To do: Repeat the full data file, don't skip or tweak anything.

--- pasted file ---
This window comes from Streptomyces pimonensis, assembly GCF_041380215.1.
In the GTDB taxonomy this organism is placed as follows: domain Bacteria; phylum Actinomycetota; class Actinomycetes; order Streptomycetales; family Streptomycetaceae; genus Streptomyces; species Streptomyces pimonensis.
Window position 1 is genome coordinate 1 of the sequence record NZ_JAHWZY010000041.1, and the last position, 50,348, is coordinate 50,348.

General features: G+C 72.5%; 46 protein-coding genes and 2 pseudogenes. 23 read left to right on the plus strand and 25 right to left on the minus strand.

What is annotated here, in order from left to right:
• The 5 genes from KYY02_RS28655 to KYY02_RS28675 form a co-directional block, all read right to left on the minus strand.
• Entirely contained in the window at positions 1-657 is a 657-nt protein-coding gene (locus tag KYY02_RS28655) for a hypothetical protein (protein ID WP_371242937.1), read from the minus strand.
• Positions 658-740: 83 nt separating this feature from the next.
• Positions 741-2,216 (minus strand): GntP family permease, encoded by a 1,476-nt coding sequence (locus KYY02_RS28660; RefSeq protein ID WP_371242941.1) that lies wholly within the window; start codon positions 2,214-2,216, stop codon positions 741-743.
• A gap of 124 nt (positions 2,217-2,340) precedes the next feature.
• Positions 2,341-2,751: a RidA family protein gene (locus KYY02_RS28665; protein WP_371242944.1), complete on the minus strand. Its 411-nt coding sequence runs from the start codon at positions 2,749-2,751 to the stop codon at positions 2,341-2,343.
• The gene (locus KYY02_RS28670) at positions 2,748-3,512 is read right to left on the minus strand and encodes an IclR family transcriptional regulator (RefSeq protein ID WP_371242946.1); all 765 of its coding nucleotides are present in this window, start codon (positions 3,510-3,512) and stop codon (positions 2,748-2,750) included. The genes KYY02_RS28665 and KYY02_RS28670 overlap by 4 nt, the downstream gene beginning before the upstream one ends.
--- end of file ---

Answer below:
This window comes from Streptomyces pimonensis, assembly GCF_041380215.1.
In the GTDB taxonomy this organism is placed as follows: domain Bacteria; phylum Actinomycetota; class Actinomycetes; order Streptomycetales; family Streptomycetaceae; genus Streptomyces; species Streptomyces pimonensis.
Window position 1 is genome coordinate 1 of the sequence record NZ_JAHWZY010000041.1, and the last position, 50,348, is coordinate 50,348.

General features: G+C 72.5%; 46 protein-coding genes and 2 pseudogenes. 23 read left to right on the plus strand and 25 right to left on the minus strand.

What is annotated here, in order from left to right:
• The 5 genes from KYY02_RS28655 to KYY02_RS28675 form a co-directional block, all read right to left on the minus strand.
• Entirely contained in the window at positions 1-657 is a 657-nt protein-coding gene (locus tag KYY02_RS28655) for a hypothetical protein (protein ID WP_371242937.1), read from the minus strand.
• Positions 658-740: 83 nt separating this feature from the next.
• Positions 741-2,216 (minus strand): GntP family permease, encoded by a 1,476-nt coding sequence (locus KYY02_RS28660; RefSeq protein ID WP_371242941.1) that lies wholly within the window; start codon positions 2,214-2,216, stop codon positions 741-743.
• A gap of 124 nt (positions 2,217-2,340) precedes the next feature.
• Positions 2,341-2,751: a RidA family protein gene (locus KYY02_RS28665; protein WP_371242944.1), complete on the minus strand. Its 411-nt coding sequence runs from the start codon at positions 2,749-2,751 to the stop codon at positions 2,341-2,343.
• The gene (locus KYY02_RS28670) at positions 2,748-3,512 is read right to left on the minus strand and encodes an IclR family transcriptional regulator (RefSeq protein ID WP_371242946.1); all 765 of its coding nucleotides are present in this window, start codon (positions 3,510-3,512) and stop codon (positions 2,748-2,750) included. The genes KYY02_RS28665 and KYY02_RS28670 overlap by 4 nt, the downstream gene beginning before the upstream one ends.